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Domain constraints in DBMS

Last Updated : 01 Sep, 2021
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In DBMS, constraints are the set of rules that ensures that when an authorized user modifies the database they do not disturb the data consistency and the constraints are specified within the DDL commands like “alter” and “create” command. There are several types of constraints available in DBMS and they are:

  • Domain constraints
  • Entity Integrity constraints
  • Referential Integrity constraints
  • Key constraints

In this article, we will only discuss domain constraints.

Domain Constraints

Domain Constraints are user-defined columns that help the user to enter the value according to the data type. And if it encounters a wrong input it gives the message to the user that the column is not fulfilled properly. Or in other words, it is an attribute that specifies all the possible values that the attribute can hold like integer, character, date, time, string, etc. It defines the domain or the set of values for an attribute and ensures that the value taken by the attribute must be an atomic value(Can’t be divided) from its domain.

Domain Constraint = data type(integer / character/date / time / string / etc.) + 
                    Constraints(NOT NULL / UNIQUE / PRIMARY KEY / 
                                FOREIGN KEY / CHECK / DEFAULT)

Type of domain constraints:

There are two types of constraints that come under domain constraint and they are:

1. Domain Constraints – Not Null: Null values are the values that are unassigned or we can also say that which are unknown or the missing attribute values and by default, a column can hold the null values. Now as we know that the Not Null constraint restricts a column to not accept the null values which means it only restricts a field to always contain a value which means you cannot insert a new record or update a record without adding a value into the field.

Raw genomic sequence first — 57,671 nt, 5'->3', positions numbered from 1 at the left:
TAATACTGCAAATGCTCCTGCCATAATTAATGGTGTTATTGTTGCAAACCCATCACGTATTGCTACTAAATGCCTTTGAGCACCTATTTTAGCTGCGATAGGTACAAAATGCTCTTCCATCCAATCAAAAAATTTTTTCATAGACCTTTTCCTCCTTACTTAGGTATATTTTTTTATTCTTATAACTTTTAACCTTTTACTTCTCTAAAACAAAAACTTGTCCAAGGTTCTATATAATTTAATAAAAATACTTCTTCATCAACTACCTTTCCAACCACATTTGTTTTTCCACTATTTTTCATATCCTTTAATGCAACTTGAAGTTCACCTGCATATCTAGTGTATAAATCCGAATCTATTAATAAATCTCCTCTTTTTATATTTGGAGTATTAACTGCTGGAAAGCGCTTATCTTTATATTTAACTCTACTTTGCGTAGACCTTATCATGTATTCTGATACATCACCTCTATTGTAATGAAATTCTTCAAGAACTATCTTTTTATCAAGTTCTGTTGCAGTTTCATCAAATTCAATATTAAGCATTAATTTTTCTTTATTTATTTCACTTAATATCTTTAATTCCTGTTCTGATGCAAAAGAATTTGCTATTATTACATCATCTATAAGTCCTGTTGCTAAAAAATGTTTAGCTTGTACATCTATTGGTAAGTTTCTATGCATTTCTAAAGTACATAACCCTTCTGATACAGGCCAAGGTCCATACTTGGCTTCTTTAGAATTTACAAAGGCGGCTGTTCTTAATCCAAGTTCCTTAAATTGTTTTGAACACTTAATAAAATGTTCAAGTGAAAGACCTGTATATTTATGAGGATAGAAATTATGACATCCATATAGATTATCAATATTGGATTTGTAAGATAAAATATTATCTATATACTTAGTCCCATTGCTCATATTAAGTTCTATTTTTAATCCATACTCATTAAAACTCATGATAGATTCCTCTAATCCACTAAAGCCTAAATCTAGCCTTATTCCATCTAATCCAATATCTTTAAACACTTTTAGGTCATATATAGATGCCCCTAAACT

Example: In the ’employee’ database, every employee must have a name associated with them.

Create table employee
(employee_id varchar(30),
employee_name varchar(30) not null,
salary NUMBER);

2. Domain Constraints – Check: It defines a condition that each row must satisfy which means it restricts the value of a column between ranges or we can say that it is just like a condition or filter checking before saving data into a column. It ensures that when a tuple is inserted inside the relation must satisfy the predicate given in the check clause.

Example: We need to check whether the entered id number is greater than 0 or not for the employee table.

Create table employee
(employee_id varchar(30) not null check(employee_id > 0),
employee_name varchar(30),
salary NUMBER);

The above example creates CHECK constraints on the employee_id column and specifies that the column employee_id must only include integers greater than 0.

Note: In DBMS a table is a combination of rows and columns in which we have some unique attribute names associated with it. And basically, a domain is a unique set of values present in a table. Let’s take an example, suppose we have a table student which consists of 3 attributes as NAME, ROLL NO, and MARKS. Now ROLL NO attributes can have only numbers associated with them and they won’t contain any alphabet. So we can say that it contains the domain of integer only and it can be only a positive number greater than 0.

Example 1:

Creating a table “student” with the “ROLL” field having a value greater than 0.



The above example will only accept the roll no. which is greater than 0.

Example 2:

Creating a table “Employee” with the “AGE” field having a value greater than 18.



The above example will only accept the Employee with an age greater than 18.

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